What We Don’t See

Her red dress means she's angry.

Her red dress means she’s angry.

I thought it was only in Tokyo that the sheer volume of commuters packs you in until you are unable to breathe. In London, it’ll be different.

I’m wrong. The crowd shifts around me, like an ever-shuffling sea. I feel my feet slightly lift off the floor. The mob unwittingly carries me from Ravenscourt Park to Hammersmith, where they stream out, pausing to exhale. The next deep breath will be expelled before entering the doors of offices, schools, hospitals, shops.

Seats flash their primary colours for only an instant before being smothered by Primark, Gap, the occasional Levis. It’s a dog eat dog world.

I stand directly before a ridiculously handsome man. There is a hint of the Mediterranean around his brow, nose, and jawline. His hair curls around his ears. The woman seated next to him seems immune to his beauty, and taps away at Apple’s latest.

To my right, the doors scream open. A voice – “Could you be more careful? I’m heavily pregnant and trying to get off!” Necks crane at the promise of an altercation. The handsome man doesn’t look up from his novel.

Blood is in the air. “Get off then, you silly cow!” A sudden motion from the corner of my eye as someone falls, or is pushed, from the carriage. We all stare at the offender, a small man with a beard and small round glasses. He looks like a professor. We all hate him now. A lady, her face flushed with indignation, makes slowly for the exit. Her stomach is swollen, her breathing is heavy.

We continue to glare at the professor as we continue on our way, but we turn our faces back to our gadgets when he glances our way, flustered.

Were there such attacks on the Yamanote Line, as we sped from one prefab station to another? I can’t remember at first, then a memory stirs.

A man in the white shirt, black trousers uniform of the salaried worker, skulking away from me. There is blood coming from his nose, and his hand is clapped to it. He tries to look nonchalant. Nobody notices, or everybody pretends that they haven’t noticed.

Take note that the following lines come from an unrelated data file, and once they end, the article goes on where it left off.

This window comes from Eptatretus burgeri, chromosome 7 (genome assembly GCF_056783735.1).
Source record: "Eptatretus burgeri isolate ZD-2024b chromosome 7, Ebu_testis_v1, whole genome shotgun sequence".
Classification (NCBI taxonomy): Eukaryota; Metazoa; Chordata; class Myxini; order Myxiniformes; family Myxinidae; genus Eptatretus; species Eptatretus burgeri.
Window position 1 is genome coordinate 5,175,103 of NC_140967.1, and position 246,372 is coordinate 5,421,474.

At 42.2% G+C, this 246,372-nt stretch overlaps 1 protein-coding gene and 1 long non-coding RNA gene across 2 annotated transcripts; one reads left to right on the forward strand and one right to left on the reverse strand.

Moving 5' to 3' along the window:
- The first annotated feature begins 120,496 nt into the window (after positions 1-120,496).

I made that blood come from that nose. I made it appear by cracking my fist solidly against it.

In Japan, you can see posters in public areas that read ‘Beware of the Perverts.’ I had been leaning against a post at Ikebukuro station when I felt the hand on my behind. I had tutted and moved away – a rather insignificant action that didn’t credit the indiscretion that had taken place. When the man decided to move in for another try, it dawned on me that a stronger reaction was appropriate.

The punch had not been a satisfying one – more of a squish than a crunch. Had he not turned so suddenly, I would have tried for a second shot.

Even afterwards, I justified to myself that I shouldn’t have been groped, because I was only wearing a baggy T shirt and jeans – hardly the stuff titillation is made of. Such is the mindset of the jaded commuter in Tokyo, too absorbed in thoughts of the next day’s tasks and the latest romantic developments to comprehend that a gross indignity has taken place. It was only later that disquiet set in. Had it been my sister, would I have been so unconcerned that no one had done anything while she was manhandled by a stranger?

The wheels of change were already in the air when I left Japan – the cartoonish pervert signs were slowly replaced by a graphic of an angry woman in an even angrier red dress, her pixilated face twisted in rage. The subject of her ire, a shadowed baddie with lascivious intent, received the glares of surrounding commuters. Times were changing.

Back on the London train, the slight professor disembarks, no worse the wear for his outburst.

Should I have said something? I should have said something.

The first three buttons of the Mediterranean man’s shirt are undone, revealing a generous expanse of chest hair. It is also slightly too tight, showcasing rather large shoulders. The look is too sculpted, too self-aware. He loses his appeal in an instant.

When he later picks his nose and wipes it on the seat, we all pretend not to see.


So that happened. It’s common in Tokyo. It’s not like similar things don’t happen in other countries, but even after several years, the ‘Women Only’ carriages really got to me. You see a lot of unusual behaviour on trains – once I saw a middle aged businessman slapping a girl who nudged him while she was doing her makeup. 

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